There is evidence that injury prevention programs may reduce the risk of some knee injuries, but additional research in necessary
Providence, R.I. (Vocus) July 17, 2010
The jury is still out on the effectiveness of prevention programs for knee injuries in young athletes, according to a study presented today at the American Orthopaedic Society for Sports Medicine Annual Meeting. Better designed research studies are needed before it can be determined that ACL and knee injuries can be prevented with specialized training programs, the study noted.
“There is evidence that injury prevention programs may reduce the risk of some knee injuries, but additional research in necessary,” said Kevin G. Shea, M.D., Intermountain Orthopaedics, Boise, Idaho. “Questions about the efficacy of some programs exist and additional well-designed research studies need to be conducted before we can definitively prove the value of these programs for ACL and other knee injury.”
An estimated 200,000 ACL injuries occur annually in the U.S, according to the American Journal of Sports Medicine. Approximately, 15 percent of all sports injuries involve the knee. Fifty percent of those injuries result in a doctor or hospital visit.
In the study, the authors searched for ACL/Knee injury prevention program studies in three medical databases. Then, using a “quality of evidence” ranking algorithm, the authors evaluated the studies. Fifteen studies were found that met the authors’ research criteria. Of the 15 studies, nine demonstrated a reduction of knee or ACL injury. Of the 13 studies that looked at ACL injury specifically, five studies demonstrated a reduction of ACL injury. Careful review of these studies, however, showed that many contained design flaws. These design flaws introduce bias into the results, which raises questions about the effectiveness of some injury prevention programs, the study noted.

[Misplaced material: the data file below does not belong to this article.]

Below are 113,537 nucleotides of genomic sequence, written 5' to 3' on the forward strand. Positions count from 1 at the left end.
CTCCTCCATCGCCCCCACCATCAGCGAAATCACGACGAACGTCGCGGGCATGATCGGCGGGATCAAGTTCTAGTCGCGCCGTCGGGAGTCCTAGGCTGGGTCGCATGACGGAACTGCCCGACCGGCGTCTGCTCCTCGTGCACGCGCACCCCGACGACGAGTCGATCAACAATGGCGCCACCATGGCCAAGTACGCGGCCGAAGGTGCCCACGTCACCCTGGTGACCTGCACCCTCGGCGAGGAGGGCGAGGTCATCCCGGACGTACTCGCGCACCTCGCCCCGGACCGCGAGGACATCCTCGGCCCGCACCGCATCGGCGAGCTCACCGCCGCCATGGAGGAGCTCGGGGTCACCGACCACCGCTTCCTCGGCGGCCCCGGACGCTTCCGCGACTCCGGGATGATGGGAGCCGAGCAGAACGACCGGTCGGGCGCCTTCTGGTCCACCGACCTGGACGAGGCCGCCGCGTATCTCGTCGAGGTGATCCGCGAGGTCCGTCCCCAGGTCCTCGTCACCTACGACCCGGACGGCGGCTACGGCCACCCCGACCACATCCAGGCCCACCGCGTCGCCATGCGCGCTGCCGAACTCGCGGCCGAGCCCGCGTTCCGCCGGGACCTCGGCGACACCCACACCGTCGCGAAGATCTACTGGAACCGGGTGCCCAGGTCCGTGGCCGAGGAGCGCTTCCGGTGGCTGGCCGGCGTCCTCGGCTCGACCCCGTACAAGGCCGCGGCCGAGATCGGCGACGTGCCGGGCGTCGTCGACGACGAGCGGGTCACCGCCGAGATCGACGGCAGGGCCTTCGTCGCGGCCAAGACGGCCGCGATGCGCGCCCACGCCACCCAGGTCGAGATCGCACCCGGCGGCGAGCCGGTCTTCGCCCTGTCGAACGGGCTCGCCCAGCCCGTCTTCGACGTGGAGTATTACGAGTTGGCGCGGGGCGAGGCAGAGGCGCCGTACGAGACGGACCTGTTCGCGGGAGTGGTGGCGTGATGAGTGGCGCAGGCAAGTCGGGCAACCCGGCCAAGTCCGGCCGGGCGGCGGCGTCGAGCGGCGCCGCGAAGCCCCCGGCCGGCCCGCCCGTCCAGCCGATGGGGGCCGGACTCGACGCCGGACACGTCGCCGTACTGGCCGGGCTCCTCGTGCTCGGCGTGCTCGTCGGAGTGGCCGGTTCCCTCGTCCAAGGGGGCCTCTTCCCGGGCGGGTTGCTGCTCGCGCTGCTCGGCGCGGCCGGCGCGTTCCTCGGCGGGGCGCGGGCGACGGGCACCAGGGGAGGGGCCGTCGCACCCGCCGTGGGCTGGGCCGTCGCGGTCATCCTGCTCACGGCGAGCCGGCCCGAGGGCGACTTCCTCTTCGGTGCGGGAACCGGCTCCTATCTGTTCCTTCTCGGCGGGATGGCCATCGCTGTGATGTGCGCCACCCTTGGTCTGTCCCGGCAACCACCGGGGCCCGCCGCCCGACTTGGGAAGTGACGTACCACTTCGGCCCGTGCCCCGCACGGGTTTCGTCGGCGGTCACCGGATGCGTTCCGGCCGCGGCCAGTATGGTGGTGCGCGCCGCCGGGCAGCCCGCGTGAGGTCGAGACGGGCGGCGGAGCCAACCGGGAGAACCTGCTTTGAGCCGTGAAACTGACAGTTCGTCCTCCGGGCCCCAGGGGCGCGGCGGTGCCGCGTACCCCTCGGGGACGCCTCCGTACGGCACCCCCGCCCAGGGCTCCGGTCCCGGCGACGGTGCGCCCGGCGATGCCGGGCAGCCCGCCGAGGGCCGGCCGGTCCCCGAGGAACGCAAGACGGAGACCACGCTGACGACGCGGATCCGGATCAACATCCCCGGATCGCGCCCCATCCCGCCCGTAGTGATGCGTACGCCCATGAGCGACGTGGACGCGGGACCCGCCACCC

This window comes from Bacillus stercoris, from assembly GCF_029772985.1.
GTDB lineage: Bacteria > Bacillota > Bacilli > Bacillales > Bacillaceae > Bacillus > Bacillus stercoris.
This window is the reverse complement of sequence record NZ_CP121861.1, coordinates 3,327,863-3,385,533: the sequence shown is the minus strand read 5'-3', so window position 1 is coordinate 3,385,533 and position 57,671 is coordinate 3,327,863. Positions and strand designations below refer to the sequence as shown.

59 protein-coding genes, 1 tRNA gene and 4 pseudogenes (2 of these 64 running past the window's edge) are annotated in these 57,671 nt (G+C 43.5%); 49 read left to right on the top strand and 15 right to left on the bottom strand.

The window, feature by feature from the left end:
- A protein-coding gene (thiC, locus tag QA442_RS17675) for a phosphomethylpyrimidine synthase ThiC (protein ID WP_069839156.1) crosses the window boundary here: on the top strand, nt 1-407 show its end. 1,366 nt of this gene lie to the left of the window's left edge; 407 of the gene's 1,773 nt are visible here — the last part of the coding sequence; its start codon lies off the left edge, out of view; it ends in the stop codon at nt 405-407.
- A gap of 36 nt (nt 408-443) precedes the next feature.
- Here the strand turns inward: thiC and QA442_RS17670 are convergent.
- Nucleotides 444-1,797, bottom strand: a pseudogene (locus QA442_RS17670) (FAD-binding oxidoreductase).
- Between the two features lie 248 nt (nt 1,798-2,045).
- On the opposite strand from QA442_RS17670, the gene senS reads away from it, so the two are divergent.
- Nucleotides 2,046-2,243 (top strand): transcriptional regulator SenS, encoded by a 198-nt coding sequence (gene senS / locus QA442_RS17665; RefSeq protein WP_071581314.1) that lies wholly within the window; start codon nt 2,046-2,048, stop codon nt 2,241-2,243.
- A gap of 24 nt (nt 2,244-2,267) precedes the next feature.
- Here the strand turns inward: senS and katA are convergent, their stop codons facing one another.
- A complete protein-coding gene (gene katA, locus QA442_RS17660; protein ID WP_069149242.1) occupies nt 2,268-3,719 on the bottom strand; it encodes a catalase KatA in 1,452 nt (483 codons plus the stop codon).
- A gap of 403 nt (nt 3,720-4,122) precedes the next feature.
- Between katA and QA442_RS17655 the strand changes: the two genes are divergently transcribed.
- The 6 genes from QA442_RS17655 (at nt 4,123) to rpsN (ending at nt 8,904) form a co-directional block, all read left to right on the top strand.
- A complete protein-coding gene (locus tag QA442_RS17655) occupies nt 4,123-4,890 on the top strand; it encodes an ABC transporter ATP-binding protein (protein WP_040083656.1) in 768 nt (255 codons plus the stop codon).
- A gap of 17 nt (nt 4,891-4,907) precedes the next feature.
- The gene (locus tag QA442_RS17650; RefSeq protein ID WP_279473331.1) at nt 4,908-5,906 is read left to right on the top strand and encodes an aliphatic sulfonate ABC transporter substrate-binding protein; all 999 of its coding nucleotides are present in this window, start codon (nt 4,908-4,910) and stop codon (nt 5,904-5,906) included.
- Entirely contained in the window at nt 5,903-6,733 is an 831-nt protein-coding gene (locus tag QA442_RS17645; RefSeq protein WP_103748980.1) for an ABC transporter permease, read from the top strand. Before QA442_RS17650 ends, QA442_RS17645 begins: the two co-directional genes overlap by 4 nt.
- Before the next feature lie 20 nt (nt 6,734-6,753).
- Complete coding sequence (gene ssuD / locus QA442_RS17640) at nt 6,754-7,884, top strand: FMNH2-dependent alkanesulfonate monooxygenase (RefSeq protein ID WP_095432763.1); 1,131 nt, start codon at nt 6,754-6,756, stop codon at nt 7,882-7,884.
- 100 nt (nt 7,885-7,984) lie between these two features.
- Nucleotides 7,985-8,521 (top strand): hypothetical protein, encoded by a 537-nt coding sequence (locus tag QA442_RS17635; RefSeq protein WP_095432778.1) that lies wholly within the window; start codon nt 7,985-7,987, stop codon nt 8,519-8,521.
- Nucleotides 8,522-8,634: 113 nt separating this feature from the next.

“At this time, we do not have the highest quality research designs showing us that preventive training programs can reduce knee/ACL injuries,” said Shea. “That doesn’t mean that these training programs do not help – I encourage my own children and my patients to be do these exercises, as the existing evidence suggests some benefit to these training programs. But, we need better research evidence that confirms the effectiveness of injury prevention programs. These types of studies are difficult to conduct, and require significant resources to produce the research. The sports medicine community should continue research in this area, including NIH funded studies to conduct the high quality clinical trials. ”
The American Orthopaedic Society for Sports Medicine (AOSSM) is a world leader in sports medicine education, research, communication and fellowship, and includes national and international orthopaedic sports medicine leaders. The Society works closely with many other sports medicine specialists, including athletic trainers, physical therapists, family physicians, and others to improve the identification, prevention, treatment, and rehabilitation of sports injuries. AOSSM is also a founding partner of the STOP Sports Injuries campaign to prevent overuse and traumatic injuries in kids. For more information on AOSSM or the STOP Sports Injuries campaign, contact Lisa Weisenberger at lisa(at)aossm(dot)org or 847-292-4900.